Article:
Learn how to arrange your app icons on the Home screen of your iPad, iPhone or iPod touch. You can also put apps in app folders or along the bottom of your screen. You can launch hard-to-locate apps from the search screen instead of finding the app’s icon.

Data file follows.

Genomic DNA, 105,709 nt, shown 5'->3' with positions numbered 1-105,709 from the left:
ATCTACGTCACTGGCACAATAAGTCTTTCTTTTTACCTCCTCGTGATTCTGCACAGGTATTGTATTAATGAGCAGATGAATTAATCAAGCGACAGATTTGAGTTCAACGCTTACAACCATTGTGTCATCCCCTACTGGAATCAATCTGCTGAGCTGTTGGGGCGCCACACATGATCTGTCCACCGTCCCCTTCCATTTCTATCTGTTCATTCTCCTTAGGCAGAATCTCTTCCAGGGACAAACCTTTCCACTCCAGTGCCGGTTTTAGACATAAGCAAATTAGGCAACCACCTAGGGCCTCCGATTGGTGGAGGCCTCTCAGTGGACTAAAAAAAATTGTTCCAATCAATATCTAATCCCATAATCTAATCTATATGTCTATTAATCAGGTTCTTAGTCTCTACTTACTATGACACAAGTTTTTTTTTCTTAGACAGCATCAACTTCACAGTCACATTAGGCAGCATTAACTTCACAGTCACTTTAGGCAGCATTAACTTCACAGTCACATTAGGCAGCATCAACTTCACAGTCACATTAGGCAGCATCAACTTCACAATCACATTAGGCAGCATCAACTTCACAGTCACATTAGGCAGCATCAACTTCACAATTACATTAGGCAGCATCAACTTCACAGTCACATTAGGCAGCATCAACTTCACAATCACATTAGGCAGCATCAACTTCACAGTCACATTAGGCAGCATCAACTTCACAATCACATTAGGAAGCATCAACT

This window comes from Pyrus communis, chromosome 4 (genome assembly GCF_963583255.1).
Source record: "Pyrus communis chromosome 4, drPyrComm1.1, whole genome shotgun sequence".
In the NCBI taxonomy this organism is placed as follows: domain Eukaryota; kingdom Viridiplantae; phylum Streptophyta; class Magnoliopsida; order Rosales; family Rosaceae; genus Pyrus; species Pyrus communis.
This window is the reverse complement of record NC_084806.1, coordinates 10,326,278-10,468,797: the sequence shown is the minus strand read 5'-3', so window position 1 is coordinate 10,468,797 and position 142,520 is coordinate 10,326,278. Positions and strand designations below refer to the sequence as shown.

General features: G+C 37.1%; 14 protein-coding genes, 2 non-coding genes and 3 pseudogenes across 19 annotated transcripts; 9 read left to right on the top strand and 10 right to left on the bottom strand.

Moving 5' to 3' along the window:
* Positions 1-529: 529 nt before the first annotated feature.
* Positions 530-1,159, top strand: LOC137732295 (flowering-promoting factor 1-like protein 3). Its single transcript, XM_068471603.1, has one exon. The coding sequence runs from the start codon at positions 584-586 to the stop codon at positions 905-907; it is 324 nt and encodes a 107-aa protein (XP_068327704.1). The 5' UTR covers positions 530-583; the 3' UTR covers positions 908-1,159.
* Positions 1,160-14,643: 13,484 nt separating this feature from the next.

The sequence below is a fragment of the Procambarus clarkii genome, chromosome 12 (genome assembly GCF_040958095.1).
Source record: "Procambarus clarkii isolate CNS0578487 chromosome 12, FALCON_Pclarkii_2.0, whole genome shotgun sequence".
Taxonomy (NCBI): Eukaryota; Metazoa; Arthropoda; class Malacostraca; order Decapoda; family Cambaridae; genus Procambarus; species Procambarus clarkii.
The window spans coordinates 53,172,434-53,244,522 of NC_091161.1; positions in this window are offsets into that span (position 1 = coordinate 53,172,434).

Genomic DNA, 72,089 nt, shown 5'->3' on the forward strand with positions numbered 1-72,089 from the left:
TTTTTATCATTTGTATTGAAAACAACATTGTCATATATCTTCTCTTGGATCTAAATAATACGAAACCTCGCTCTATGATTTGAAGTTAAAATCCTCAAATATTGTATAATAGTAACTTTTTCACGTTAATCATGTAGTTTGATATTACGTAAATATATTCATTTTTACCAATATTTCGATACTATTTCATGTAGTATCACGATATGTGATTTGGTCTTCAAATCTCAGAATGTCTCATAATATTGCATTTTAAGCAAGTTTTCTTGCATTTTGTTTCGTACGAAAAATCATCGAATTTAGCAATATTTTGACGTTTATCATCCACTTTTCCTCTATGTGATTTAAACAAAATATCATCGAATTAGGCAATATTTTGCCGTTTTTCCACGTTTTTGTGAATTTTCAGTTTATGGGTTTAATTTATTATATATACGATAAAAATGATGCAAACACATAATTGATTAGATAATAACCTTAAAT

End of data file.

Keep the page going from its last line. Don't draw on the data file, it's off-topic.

Hi, this is Gary with MacMost Now. On today’s episode, let’s take a look at arranging apps on the iPad, iPhone, and iPod touch. So if you’re like me, your home screens of your iPad and iPhone are a mess, filled with tons of apps in no particular order. You can clean it up by moving apps around and creating app folders. And you can even decide what apps go onto the dock-like area at the bottom of the screen. Let’s take a look. So to demonstrate, I’m going to use an iPad here in horizontal orientation. This works in vertical orientation. It works on the iPhone. It works on the iPod touch, with some minor differences. So you’ve got your apps here. I’ve got pretty crowded screens on my first screen. You can see my second screen here. I’ve got a bunch of different apps. Let’s say I wanted to organize things a little bit better. One of the things I could do is move apps around. So say I wanted to move an app like Photo Booth and move it to the next screen to create some space here. What I would do is tap and hold over any of the app icons. And what happens is they all start jiggling like this. Now I can tap and drag any of the icons, move it to a separate part of the screen here. So you can do it like this. Or I can go to the edge of the screen and it will push over to the next screen. And I can drop the app there. Now it’s important to realize that the list on the screen is really a linear list. It starts with the first one here on the upper left-hand corner and goes two and then three and all the way down. So while on the iPad, where you can fit five across horizontally, if I turned vertically, you can see the order’s maintained, one, two, three, four, five, etc., except now there’s only four across. So you’re not really placing them at a location on the screen. You are placing them in an order and they are shown in order. Now the other thing you could do is you can swipe back and forth while you’re still in that jiggle mode and you can drag and drop one app onto another to create an app folder. So for instance, if I wanted to take these two apps. I drag this one on top of this. It will create an app folder. It’ll give the app folder a name. It’ll guess based on the categories. But I can tap in that area there and change it to anything I want. And then, done! And then I can rearrange the apps inside of there. I can tap outside. And if I want to add another app to that app folder, I just drag it into it. And the app folder itself can be dragged around and moved to different screens. You can do anything you want. If you tap it to open, you can change its name. You can change the order of the apps inside. And if you wanted to drag an app outside, you can simply do it like that. And you can also drag apps down into the toolbar below. So on the iPad, I’ve got some more space here. I can drag in another app, like iBooks here, into that space below. And it will stay there, even in vertical orientation. It kind of compresses it a little bit more. And you can see that I can actually fit up to six apps here at the bottom. And I can drag them out as well. When you’re done arranging your apps, just simply tap the Home button once and all the jiggling will stop, and you’re back in normal mode. Your apps are set anywhere they want. I should add that if you swipe all the way to the left, you can go to the search screen. So, I find it very useful, especially when I have a lot of app folders, to quickly find an app this way just by typing in the beginning of the name. And then you can go to it. So you can kind of use the search screen as a launcher for getting to apps quickly. You can dump a whole bunch of apps you use into folders, and then use that search screen to actually launch them. You don’t have to remember where they are. So I hope you found this look at arranging apps on your iOS device useful. Til next time, this is Gary with MacMost Now.